Hurricane Sandy Outlook. Threat Assessment for northeast South Carolina & southeast North Carolina. Briefing #1. Created Noon Oct 25, 2012. Steven Pfaff, WCM [email protected] National Weather Service Wilmington, NC. Overview.
- Hurricane Sandy will move north to off the Carolinas coast by this weekend.
- The storm will lose tropical characteristics as it moves north, and will increase in size, but is forecast to weaken.
- As a result, the area will be affected by the outer portions of the storm as it moves by.
Hazards Specific to southeast NC and northeast SC
Minimal surge, but beach erosion could be significant along east facing beaches
Very low tornado probability
Dangerous surf and rough ocean conditions
Localized flooding possible – not widespread
Wind impact highest along the immediate coast
Most of the impacts will be felt along the coast, but the more significant aspects of this storm will remain over marine areas.
Wind Impacts – Northerly winds will increase during Saturday with 20-30 mph sustained winds and gusts to 40 mph most coastal locations. Depending on how large the storm expands as it moves northward winds could increase to 30 to 35 mph with gusts to 50 across immediate coastal portions of southeast NC Saturday.
Storm Surge – Since the area will be on the west side of the storm any surge will be minimal. At this time, minor ocean over-wash can be expected during times of high tide in those areas typically susceptible to coastal flooding.
Tornadoes – An isolated tornado is possible thought the probability is very low; however, damaging straight-line winds from any strong squalls that move onshore could become an issue.
Flooding – The area is expected to receive 1 to 3 inches of rainfall, with the highest amounts across the coastal Cape Fear Region. Isolated flooding is possible, but favorable ground and drainage conditions should prevent any widespread flooding.
River Flood – The rivers most likely to be affected by significant rainfall are the NE Cape Fear near Burgaw and the Waccamaw at Conway. Due to recent dry conditions and current river levels, it appears unlikely that any rivers in the ILM service area will exceed flood stage as a result of Sandy.
Marine – This storm is likely to significantly affect vessel operations off the Carolina Coast. During Saturday, winds will increase to tropical storm force, especially across the outer coastal waters. Seas are forecast to exceed 15 ft late Friday night into Saturday night. Strong offshore winds will continue across the waters in the wake of Sandy Sunday. Areas in/near inlet entrances will be especially treacherous, and steep waves will be further enhanced from the currents during a falling tide.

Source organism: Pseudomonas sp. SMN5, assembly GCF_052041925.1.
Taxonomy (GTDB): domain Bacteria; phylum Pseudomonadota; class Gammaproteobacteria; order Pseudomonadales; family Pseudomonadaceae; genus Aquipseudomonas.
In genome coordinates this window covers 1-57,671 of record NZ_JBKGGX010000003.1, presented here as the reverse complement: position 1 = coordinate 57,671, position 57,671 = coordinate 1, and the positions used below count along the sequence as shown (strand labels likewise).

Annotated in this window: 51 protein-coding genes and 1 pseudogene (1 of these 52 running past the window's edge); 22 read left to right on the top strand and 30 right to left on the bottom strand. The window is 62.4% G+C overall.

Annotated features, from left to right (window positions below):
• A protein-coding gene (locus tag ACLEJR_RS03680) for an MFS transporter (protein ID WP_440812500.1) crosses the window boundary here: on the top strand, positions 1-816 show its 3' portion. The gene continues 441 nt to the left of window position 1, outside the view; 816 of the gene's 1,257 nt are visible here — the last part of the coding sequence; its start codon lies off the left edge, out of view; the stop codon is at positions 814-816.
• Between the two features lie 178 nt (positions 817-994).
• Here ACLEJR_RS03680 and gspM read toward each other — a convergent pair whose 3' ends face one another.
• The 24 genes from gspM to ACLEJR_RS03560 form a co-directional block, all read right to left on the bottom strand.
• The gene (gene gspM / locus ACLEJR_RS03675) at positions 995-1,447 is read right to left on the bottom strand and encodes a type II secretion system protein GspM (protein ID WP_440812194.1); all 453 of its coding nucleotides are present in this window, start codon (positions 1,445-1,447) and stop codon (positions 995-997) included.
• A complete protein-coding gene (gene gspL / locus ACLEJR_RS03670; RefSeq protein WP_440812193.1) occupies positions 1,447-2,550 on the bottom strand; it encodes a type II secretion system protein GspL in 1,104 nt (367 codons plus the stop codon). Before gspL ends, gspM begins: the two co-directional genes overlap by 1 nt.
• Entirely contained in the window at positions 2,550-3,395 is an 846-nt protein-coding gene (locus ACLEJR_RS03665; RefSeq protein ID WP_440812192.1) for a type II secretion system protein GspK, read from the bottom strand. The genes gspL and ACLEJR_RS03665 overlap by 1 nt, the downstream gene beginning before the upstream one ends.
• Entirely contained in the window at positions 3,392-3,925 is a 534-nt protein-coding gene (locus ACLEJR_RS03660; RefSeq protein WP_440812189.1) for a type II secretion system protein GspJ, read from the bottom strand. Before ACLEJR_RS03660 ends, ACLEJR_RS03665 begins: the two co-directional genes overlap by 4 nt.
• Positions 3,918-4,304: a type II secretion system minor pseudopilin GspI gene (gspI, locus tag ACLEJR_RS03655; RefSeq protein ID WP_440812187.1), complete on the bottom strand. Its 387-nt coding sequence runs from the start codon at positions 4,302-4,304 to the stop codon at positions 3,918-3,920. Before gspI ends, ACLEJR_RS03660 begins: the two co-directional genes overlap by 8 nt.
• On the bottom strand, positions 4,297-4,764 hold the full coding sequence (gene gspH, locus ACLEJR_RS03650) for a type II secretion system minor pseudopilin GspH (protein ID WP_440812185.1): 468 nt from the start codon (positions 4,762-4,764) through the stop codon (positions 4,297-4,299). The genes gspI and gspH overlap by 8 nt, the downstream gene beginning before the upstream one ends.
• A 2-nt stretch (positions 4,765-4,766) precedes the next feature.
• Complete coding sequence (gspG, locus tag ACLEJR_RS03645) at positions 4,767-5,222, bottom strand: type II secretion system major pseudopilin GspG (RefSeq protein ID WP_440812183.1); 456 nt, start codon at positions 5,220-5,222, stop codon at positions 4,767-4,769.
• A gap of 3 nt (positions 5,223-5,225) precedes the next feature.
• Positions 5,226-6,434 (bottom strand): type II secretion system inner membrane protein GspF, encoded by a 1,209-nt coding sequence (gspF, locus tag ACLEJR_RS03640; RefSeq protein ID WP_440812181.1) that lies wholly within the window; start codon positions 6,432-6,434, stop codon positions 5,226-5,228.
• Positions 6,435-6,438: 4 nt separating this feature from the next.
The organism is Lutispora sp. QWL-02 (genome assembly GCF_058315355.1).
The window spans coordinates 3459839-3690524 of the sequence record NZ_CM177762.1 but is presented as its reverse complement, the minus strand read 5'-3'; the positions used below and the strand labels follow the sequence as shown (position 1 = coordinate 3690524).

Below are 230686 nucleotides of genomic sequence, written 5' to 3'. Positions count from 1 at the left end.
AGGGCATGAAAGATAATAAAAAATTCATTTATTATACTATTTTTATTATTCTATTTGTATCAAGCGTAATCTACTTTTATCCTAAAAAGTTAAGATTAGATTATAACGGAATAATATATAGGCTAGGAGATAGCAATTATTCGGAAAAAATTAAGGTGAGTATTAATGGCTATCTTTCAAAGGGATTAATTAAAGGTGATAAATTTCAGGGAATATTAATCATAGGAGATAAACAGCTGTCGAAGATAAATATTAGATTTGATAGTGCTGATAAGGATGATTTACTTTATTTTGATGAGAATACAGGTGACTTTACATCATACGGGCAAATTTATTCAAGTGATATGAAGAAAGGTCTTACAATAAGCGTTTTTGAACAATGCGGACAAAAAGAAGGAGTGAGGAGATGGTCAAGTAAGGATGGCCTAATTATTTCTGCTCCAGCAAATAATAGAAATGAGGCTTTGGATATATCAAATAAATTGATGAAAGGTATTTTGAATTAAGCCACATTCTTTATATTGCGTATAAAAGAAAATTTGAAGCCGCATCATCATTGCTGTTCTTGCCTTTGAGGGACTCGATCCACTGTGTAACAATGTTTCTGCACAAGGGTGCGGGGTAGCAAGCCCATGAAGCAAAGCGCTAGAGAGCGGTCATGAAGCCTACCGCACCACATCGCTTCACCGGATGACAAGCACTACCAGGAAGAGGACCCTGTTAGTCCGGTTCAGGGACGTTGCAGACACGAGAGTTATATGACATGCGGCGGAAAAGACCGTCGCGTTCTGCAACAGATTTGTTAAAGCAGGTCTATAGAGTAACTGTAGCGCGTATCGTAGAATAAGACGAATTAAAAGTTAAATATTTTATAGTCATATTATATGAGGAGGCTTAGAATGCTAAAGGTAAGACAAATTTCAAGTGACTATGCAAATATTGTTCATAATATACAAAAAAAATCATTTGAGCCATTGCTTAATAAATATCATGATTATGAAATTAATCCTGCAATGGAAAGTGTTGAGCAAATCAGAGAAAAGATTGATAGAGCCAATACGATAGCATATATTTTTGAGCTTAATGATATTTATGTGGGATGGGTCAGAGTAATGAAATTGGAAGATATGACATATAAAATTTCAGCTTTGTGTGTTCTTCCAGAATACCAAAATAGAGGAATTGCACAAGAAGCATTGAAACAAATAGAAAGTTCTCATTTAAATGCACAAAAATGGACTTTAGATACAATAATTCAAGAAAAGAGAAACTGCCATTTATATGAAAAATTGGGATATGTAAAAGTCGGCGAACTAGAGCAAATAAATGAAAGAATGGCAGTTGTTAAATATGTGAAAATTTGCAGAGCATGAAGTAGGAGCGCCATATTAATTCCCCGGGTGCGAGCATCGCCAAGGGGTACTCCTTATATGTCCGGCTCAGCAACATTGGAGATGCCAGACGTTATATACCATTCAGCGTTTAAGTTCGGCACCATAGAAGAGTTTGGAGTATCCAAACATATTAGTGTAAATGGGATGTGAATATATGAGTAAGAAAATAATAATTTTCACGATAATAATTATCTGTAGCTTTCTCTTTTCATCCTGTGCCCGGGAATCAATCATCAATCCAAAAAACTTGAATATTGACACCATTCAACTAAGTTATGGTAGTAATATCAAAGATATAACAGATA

Surf - Large breakers are expected to impact the area beaches as the waves from Sandy affect the beaches Friday through late Saturday. In addition, the large waves and dangerous surf
Rip Currents – Strong rip currents are likely through the weekend as large swells create favorable wave setup that support rip current formation.
Aviation – Squalls from the storm will likely lead to some aviation issues (IFR conditions) Friday night, with the worst of the conditions expected Saturday and Saturday night. Depending on the eventual track of the storm, larger terminals farther up the Eastern Sea Board may be significantly impacted early next week.
Storm Information – Advisory #13 11 AM EDT Oct 25
Position:22.4 North 75.5 West, approximately 700 nautical miles south of Cape Fear, NC.
Intensity:Sustained winds are near 105 mph (Cat. 2).
Movement:Sandy is moving to the North near 16 mph.
Minimum Pressure:964 mb or 28.47 inches.
A turn to the north-northwest is expected tonight, then a turn to the northeast Saturday will keep the center of the storm off the Carolinas Coast.
Although the storm will weaken and lose tropical characteristics with time, the wind field will expand during Saturday and Sunday.
Given the increasing wind field residents are advised to closely monitor the progress of this storm, and residents long the coast should take precautionary actions to secure any loose objects around the yard (lawn furniture, garbage cans, etc.)
The closest approach of the storm’s center from Cape Fear will be 255 nautical miles to the east-southeast Saturday night. However, the wind field will increase as it moves by the area.
NHC Advisory #13 1100 AM EDT Oct 25, 2012
- There is good model agreement as the storm moves through the Bahamas and off the coast of SC.
- Bigger disparity begins once the storm gets off the NC coast with a wide variety of scenarios. The NHC official track turns the storm back to the East Coast late in the forecast period.
*Note: tropical cyclones can, and do, deviate from the model consensus. Follow the official NHC forecast for the latest track.
- The tropical storm force probabilities imply that people in coastal northeast SC and southeast NC should continue to closely monitor the evolution of the storm and be prepared to take action if the forecast changes.
- Meanwhile the hurricane probabilities show that any hurricane force winds will remain well of the coast.
0800 EDT Friday
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